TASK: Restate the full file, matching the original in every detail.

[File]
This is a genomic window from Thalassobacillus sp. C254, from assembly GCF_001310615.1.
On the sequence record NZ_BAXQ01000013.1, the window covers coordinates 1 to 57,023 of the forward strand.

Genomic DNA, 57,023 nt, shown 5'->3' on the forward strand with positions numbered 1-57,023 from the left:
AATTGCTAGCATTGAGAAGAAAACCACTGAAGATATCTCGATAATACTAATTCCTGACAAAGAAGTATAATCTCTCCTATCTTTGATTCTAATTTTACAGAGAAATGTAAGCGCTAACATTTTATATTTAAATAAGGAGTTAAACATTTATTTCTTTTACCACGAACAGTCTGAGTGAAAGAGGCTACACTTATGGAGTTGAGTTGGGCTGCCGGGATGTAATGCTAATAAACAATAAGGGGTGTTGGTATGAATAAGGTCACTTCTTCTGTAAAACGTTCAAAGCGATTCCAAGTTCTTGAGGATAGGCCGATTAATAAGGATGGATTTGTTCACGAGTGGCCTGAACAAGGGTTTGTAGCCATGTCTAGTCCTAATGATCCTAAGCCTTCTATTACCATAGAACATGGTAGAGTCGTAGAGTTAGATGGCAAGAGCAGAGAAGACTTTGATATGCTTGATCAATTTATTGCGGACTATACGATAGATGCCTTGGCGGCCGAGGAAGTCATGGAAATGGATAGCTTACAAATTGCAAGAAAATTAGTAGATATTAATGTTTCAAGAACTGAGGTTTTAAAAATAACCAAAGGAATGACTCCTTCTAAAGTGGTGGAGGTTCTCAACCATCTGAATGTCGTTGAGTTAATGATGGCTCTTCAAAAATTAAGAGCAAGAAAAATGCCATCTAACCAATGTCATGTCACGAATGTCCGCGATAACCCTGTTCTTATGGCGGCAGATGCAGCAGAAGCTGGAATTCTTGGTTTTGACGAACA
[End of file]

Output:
This is a genomic window from Thalassobacillus sp. C254, from assembly GCF_001310615.1.
On the sequence record NZ_BAXQ01000013.1, the window covers coordinates 1 to 57,023 of the forward strand.

Genomic DNA, 57,023 nt, shown 5'->3' on the forward strand with positions numbered 1-57,023 from the left:
AATTGCTAGCATTGAGAAGAAAACCACTGAAGATATCTCGATAATACTAATTCCTGACAAAGAAGTATAATCTCTCCTATCTTTGATTCTAATTTTACAGAGAAATGTAAGCGCTAACATTTTATATTTAAATAAGGAGTTAAACATTTATTTCTTTTACCACGAACAGTCTGAGTGAAAGAGGCTACACTTATGGAGTTGAGTTGGGCTGCCGGGATGTAATGCTAATAAACAATAAGGGGTGTTGGTATGAATAAGGTCACTTCTTCTGTAAAACGTTCAAAGCGATTCCAAGTTCTTGAGGATAGGCCGATTAATAAGGATGGATTTGTTCACGAGTGGCCTGAACAAGGGTTTGTAGCCATGTCTAGTCCTAATGATCCTAAGCCTTCTATTACCATAGAACATGGTAGAGTCGTAGAGTTAGATGGCAAGAGCAGAGAAGACTTTGATATGCTTGATCAATTTATTGCGGACTATACGATAGATGCCTTGGCGGCCGAGGAAGTCATGGAAATGGATAGCTTACAAATTGCAAGAAAATTAGTAGATATTAATGTTTCAAGAACTGAGGTTTTAAAAATAACCAAAGGAATGACTCCTTCTAAAGTGGTGGAGGTTCTCAACCATCTGAATGTCGTTGAGTTAATGATGGCTCTTCAAAAATTAAGAGCAAGAAAAATGCCATCTAACCAATGTCATGTCACGAATGTCCGCGATAACCCTGTTCTTATGGCGGCAGATGCAGCAGAAGCTGGAATTCTTGGTTTTGACGAACA